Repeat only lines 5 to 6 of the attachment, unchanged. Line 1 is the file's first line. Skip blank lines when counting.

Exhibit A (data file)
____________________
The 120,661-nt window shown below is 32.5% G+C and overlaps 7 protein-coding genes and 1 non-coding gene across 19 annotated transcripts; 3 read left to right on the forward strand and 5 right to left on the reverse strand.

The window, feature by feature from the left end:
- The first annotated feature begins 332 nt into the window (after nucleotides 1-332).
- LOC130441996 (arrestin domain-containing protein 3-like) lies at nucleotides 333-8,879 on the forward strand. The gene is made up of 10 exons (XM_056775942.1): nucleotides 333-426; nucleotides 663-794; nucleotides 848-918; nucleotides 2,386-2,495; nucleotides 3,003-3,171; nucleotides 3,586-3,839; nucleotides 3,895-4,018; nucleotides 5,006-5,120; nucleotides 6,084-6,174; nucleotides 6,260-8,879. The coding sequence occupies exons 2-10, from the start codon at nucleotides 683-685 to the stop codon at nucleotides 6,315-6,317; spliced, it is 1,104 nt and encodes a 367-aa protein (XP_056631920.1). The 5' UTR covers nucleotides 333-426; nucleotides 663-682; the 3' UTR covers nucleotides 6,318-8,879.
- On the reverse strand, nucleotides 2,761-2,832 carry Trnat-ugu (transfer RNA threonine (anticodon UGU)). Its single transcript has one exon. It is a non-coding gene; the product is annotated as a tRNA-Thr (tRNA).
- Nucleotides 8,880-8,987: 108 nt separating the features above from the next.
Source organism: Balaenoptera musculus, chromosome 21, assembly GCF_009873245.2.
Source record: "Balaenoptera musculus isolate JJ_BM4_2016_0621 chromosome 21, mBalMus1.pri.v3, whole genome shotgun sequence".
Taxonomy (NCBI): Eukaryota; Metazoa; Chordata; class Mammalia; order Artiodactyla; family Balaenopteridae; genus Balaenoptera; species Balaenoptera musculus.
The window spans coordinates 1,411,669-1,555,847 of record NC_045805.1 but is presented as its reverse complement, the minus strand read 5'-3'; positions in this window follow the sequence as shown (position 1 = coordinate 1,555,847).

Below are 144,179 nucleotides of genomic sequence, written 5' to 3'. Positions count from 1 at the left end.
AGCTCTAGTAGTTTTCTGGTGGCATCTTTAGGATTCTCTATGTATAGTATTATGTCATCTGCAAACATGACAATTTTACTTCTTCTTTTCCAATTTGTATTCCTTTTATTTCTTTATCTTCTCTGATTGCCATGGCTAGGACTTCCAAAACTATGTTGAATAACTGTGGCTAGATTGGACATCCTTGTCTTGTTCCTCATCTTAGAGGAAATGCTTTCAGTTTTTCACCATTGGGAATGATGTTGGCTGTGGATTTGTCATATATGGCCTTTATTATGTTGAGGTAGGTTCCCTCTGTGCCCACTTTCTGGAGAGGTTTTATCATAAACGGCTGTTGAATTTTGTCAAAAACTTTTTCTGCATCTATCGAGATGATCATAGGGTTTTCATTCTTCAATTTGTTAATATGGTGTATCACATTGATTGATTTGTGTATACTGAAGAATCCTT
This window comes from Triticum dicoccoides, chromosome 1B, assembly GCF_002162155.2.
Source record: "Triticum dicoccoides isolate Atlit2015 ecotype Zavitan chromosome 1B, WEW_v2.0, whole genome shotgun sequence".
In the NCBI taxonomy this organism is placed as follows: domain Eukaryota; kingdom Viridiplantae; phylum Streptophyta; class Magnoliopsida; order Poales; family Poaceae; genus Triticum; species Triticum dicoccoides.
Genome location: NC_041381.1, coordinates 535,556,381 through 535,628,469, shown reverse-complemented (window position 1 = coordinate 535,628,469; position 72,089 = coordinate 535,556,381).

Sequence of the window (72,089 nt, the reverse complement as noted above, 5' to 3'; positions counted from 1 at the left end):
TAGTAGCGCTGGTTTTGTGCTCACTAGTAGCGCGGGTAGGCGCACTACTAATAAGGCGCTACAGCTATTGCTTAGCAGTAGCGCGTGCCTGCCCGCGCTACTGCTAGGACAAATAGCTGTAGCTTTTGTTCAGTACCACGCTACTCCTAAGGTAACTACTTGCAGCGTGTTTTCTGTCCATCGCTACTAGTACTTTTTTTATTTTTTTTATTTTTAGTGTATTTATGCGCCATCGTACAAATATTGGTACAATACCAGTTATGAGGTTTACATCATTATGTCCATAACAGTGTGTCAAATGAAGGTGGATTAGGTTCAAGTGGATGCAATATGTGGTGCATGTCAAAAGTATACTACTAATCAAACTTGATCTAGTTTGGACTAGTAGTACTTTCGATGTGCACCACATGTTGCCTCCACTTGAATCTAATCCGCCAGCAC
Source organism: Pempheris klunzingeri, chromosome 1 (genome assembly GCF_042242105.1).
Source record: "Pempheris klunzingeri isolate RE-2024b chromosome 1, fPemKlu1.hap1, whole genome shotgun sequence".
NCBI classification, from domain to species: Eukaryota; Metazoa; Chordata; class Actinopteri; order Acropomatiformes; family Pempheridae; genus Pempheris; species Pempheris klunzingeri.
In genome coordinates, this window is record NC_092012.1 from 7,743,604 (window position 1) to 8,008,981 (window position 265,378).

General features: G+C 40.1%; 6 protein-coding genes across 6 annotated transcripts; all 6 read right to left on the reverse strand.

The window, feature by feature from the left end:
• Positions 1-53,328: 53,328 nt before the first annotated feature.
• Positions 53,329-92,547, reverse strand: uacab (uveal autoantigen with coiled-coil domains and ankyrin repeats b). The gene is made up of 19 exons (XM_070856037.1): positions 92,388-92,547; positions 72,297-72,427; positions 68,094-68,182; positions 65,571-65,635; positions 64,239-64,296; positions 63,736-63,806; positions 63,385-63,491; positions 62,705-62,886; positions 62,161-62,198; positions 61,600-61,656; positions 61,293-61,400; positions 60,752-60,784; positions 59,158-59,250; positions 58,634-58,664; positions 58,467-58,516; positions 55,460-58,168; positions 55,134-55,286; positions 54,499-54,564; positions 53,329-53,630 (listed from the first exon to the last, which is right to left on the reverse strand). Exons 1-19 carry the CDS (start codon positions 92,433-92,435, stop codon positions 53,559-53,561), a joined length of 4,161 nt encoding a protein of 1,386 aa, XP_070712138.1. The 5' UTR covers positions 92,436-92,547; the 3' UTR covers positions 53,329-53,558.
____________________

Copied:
- On the reverse strand, nucleotides 2,761-2,832 carry Trnat-ugu (transfer RNA threonine (anticodon UGU)). Its single transcript has one exon. It is a non-coding gene; the product is annotated as a tRNA-Thr (tRNA).
- Nucleotides 8,880-8,987: 108 nt separating the features above from the next.